Loving-kindness and Truth

175 years ago this week, on Shabbat Parashat Toldot, 2nd Kislev 5600 the Kotzker Rebbe threw his hassidim, and ultimately the entire hassidic world, into turmoil.

Daniel Pinner,

Daniel Pinner
Daniel Pinner
INN:DP

The Kabbalah teaches of ten sefirot, Divine attributes or manifestations. The first three are in the category of sechel (intellect): chochmah (wisdom), binah (understanding), and da’at (knowledge). The final seven are middot (characteristics): chessed (loving-kindness), gevurah (might, severity), tiferet (beauty), netzach (eternity), hod (grandeur), yesod (foundation), and malchut (kingship).

G-d directs the world by these ten sefirot, manifesting His will in these guises.

And man, created in G-d’s image, has these same ten sefirot: In man, these are the characteristics which form each person’s individual personality. Everyone’s personality is a combination of each of these ten sefirot. Which of these is dominant, in what order they manifest themselves, how the individual expresses any and all of these, what proportion of each sefirah is present in any given person – this is unique to every individual.

Our fathers each epitomised one of the seven middot. Avraham (Abraham) was the epitome of chessed; Yitzchak (Isaac) was the epitome of gevurah; and Ya’akov (Jacob) was the epitome of tiferet.

Gevurah, also called din (strict justice), is the antithesis of chessed. Yet tiferet is the synthesis of chessed and gevurah, combining these two opposites.

As tiferet is the synthesis of chessed and gevurah, so Ya’akov was the synthesis of his father Yitzchak and his grandfather Avraham. Hence it is in Ya’akov that the Jewish nation is completed, which is why the Torah describes him as ish tam (Genesis 25:27); Targum Onkelos and Targum Yonatan understand this to mean “a complete man” or “a perfect man”.

“Complete” or “perfect” or “whole” because Ya’akov, alone among our fathers, combined all three attributes of chessed, gevurah, and tiferet.

Rashi sees the word tam as a cognate of tamim (innocent), hence: “He was not expert in these [things that his twin brother Esau was], rather his mouth was in accordance with his heart. One who is not skilled in deceit is called tam”. This seems to recall the dictum that G-d “hates the person who says one thing with his mouth and another thing in his heart” (Pesachim 113b and Yalkut Shimoni, Deuteronomy 922) – that is to say, a hypocrite.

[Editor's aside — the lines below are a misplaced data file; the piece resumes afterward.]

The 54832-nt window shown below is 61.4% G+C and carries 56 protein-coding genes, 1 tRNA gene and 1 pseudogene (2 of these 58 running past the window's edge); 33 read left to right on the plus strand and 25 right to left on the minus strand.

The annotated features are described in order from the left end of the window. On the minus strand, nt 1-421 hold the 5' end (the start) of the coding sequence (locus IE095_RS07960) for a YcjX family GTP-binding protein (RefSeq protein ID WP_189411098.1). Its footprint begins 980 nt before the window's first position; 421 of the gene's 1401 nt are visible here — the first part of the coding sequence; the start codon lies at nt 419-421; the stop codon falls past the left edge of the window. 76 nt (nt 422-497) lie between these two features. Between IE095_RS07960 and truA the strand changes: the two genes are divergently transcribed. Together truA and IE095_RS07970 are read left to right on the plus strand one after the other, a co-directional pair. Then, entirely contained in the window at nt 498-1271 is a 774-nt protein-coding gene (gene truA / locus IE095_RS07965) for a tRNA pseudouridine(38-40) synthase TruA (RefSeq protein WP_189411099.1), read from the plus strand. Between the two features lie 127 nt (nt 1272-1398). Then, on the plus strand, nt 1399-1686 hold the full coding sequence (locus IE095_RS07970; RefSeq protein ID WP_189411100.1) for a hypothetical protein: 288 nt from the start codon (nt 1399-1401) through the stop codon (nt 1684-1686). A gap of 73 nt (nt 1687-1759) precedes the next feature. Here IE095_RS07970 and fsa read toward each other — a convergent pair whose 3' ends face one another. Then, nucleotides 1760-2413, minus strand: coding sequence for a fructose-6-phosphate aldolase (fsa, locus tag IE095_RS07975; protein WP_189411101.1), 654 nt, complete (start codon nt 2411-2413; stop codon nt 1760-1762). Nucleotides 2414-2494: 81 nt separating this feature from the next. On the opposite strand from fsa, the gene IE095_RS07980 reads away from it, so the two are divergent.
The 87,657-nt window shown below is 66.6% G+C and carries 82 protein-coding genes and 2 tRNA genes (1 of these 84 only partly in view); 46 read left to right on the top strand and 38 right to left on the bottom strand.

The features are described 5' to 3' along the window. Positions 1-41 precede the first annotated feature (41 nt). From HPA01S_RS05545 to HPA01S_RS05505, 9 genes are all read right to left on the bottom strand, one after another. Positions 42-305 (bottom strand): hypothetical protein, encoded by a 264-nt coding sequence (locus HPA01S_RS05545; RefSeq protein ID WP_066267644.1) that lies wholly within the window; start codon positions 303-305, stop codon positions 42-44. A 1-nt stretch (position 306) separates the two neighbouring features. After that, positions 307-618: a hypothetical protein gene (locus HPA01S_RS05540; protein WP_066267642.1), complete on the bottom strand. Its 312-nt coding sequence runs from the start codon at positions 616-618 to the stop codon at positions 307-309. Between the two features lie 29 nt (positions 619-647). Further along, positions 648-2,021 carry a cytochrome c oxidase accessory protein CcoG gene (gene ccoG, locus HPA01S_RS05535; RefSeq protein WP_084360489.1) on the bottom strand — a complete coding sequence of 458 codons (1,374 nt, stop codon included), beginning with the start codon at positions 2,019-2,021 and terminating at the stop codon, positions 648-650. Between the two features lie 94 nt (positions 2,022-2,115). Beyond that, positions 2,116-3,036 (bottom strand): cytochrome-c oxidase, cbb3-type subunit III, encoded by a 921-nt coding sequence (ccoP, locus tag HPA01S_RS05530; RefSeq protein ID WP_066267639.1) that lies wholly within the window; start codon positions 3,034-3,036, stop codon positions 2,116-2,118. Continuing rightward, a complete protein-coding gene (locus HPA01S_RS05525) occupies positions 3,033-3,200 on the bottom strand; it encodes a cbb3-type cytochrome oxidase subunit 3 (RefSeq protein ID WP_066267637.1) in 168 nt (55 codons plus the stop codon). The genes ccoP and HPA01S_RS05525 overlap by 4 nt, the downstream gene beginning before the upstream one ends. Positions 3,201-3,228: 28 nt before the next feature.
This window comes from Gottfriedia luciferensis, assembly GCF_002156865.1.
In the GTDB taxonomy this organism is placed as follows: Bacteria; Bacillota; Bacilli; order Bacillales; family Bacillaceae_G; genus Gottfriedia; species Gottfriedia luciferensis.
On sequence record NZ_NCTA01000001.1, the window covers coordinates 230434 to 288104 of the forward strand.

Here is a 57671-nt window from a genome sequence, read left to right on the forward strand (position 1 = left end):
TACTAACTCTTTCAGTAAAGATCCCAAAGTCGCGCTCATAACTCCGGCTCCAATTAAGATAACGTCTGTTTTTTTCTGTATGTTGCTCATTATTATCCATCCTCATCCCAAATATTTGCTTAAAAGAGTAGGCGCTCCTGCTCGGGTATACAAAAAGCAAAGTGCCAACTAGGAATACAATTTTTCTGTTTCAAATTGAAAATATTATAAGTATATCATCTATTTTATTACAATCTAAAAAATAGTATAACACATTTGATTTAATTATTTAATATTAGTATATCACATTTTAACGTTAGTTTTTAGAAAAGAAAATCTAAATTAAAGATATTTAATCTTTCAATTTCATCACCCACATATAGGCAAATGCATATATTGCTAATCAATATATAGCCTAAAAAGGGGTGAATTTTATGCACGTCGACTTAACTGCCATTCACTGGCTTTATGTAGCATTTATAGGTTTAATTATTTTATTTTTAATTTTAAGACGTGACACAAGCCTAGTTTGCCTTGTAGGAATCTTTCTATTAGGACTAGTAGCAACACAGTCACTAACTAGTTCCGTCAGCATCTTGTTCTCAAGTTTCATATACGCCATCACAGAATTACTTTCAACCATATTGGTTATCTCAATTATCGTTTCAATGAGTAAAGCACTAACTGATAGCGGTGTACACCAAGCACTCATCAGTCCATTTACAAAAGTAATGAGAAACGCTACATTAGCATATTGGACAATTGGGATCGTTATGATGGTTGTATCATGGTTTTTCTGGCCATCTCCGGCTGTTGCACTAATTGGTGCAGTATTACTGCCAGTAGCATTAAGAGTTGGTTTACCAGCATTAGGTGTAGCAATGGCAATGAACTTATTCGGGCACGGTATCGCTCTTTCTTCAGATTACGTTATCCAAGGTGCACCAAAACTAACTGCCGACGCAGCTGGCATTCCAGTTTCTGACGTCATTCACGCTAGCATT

By contrast, “Esau was a man who knows hunting, a man of the field” (Genesis 25:27), meaning “a hunter who hunted birds and animals, a man who would go into the field and kill people” (Targum Yonatan ad. loc.); “he would hunt and trap people with his mouth…deceiving at home and deceiving in the field” (Bereishit Rabbah 63:10).

“‘Esau was a man who knows hunting’ – he was a foreigner, who made himself a foreigner to circumcision and a foreigner to the mitzvot” (Ruth Rabbah, Introduction 3). He was “an evil man who would use violence to rob people” (Bava Batra 123a).

G-d tested each of our fathers by putting him into circumstances in which he would be forced to overcome his basic instincts in His service. Thus Avraham, the man of chessed, had to abandon his elderly father in Haran, a foreign city where he had no family or childhood friends, since he was native to Ur Kasdim (Genesis 11:31-32); he had to expel his concubine Hagar and his son Ishmael from his home (21:10-14); and he had to be willing to sacrifice his only beloved son, Yitzchak (22:1-12).

Yitzchak, the man of gevurah, had to passively submit to being bound and slaughtered.

Ya’akov, the man of tiferet, had to live for decades in squalor and poverty, as a fugitive and a slave. But he was also the man of emet (truth): “You have given truth to Ya’akov, chessed to Avraham” (Micah 7:20), and his test was to use deceit against his brother, the master of deceit, to obtain his blessing (Genesis 27:1-29), and later to use deceit against his uncle Laban, another master of deceit, to receive his fair wages (30:31-31:20).

But near the beginning of Parashat Toldot, Ya’akov bought Esau’s birthright honestly. When the twins were 15 years old, the day that their grandfather Avraham died (Bereishit Rabbah 63:14, Bava Batra 16b, Pirkei de-Rabbi Eliezer 35, Targum Yonatan to Genesis 25:29), Esau knowingly and willingly bartered away his birthright to his younger twin for a pot of lentils (25:29-34).

Yet 48 years later, Esau bitterly regretted his impetuosity in selling his birthright, and was murderously bitter at Ya’akov’s cheating him out of his blessing: “He screamed out a very great bitter scream, and said, Bless me, me too, my father! And he said: Your brother came deceitfully and he took your blessing. And he said: Is it because his name is Ya’akov [he-will-supplant] that he has supplanted me these two times?! He took my birthright, and see, now he has taken my blessing!” (27:34-36).

The Midrash tells us that “the evil Esau shed three tears: one from his right eye, one from his left eye, and the third remained bound up in his eye and did not descend. When was this? – When Yitzchak blessed Ya’akov, as it says ‘and Esau raised his voice and wept’ (Genesis 27:38)” (Tanhuma, Kedoshim 15).

And in greater detail: “There were three people who cried and G-d heard their crying – Hagar, Esau, and Hezekiah… Esau cried – ‘and Esau raised his voice and wept’ (Genesis 27:38) – and because of these three tears that he shed Israel was conquered by a foreign hostile army, as it says ‘You fed them bread of tears, and made them drink abundant tears’ (Psalms 80:6)” (Avot de-Rabbi Natan 47).

In Psalm 80, a prayer that G-d have mercy upon the nation which He redeemed from Egypt, King David used the unusual expression d’ma’ot shalish for “abundant tears”, and the Midrash understands the word shalish (abundant) to be a cognate of shalosh (three) – hence the reference to the “three tears” that Esau shed.

Now there are some sources which suggest that though Esau was evil, at some stage he repented and that he had a certain measure of good. Rabban Shimon ben Gamliel could declare that “I served my father all the days of my life, yet I did not serve him even one-hundredth as much as Esau served his father” (Bereishit Rabbah 65:16).